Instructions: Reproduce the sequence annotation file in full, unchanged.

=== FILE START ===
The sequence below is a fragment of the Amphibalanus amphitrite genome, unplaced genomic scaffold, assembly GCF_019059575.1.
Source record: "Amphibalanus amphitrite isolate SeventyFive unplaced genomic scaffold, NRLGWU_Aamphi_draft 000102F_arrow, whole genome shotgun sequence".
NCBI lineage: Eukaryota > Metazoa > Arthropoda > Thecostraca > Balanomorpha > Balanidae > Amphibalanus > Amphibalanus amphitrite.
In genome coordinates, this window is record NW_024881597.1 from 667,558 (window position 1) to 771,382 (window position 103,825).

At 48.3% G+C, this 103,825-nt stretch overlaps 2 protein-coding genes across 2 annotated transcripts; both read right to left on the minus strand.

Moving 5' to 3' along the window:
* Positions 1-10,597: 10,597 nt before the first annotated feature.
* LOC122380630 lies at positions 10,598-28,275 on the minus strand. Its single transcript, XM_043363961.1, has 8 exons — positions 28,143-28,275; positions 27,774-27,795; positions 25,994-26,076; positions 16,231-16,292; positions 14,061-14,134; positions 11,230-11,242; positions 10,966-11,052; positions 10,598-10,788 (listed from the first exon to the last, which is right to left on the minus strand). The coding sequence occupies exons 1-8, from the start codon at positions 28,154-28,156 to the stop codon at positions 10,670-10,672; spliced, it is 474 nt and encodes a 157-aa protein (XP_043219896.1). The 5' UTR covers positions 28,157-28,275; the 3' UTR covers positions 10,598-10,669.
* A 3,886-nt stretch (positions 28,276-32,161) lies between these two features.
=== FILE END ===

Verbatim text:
The sequence below is a fragment of the Amphibalanus amphitrite genome, unplaced genomic scaffold, assembly GCF_019059575.1.
Source record: "Amphibalanus amphitrite isolate SeventyFive unplaced genomic scaffold, NRLGWU_Aamphi_draft 000102F_arrow, whole genome shotgun sequence".
NCBI lineage: Eukaryota > Metazoa > Arthropoda > Thecostraca > Balanomorpha > Balanidae > Amphibalanus > Amphibalanus amphitrite.
In genome coordinates, this window is record NW_024881597.1 from 667,558 (window position 1) to 771,382 (window position 103,825).

At 48.3% G+C, this 103,825-nt stretch overlaps 2 protein-coding genes across 2 annotated transcripts; both read right to left on the minus strand.

Moving 5' to 3' along the window:
* Positions 1-10,597: 10,597 nt before the first annotated feature.
* LOC122380630 lies at positions 10,598-28,275 on the minus strand. Its single transcript, XM_043363961.1, has 8 exons — positions 28,143-28,275; positions 27,774-27,795; positions 25,994-26,076; positions 16,231-16,292; positions 14,061-14,134; positions 11,230-11,242; positions 10,966-11,052; positions 10,598-10,788 (listed from the first exon to the last, which is right to left on the minus strand). The coding sequence occupies exons 1-8, from the start codon at positions 28,154-28,156 to the stop codon at positions 10,670-10,672; spliced, it is 474 nt and encodes a 157-aa protein (XP_043219896.1). The 5' UTR covers positions 28,157-28,275; the 3' UTR covers positions 10,598-10,669.
* A 3,886-nt stretch (positions 28,276-32,161) lies between these two features.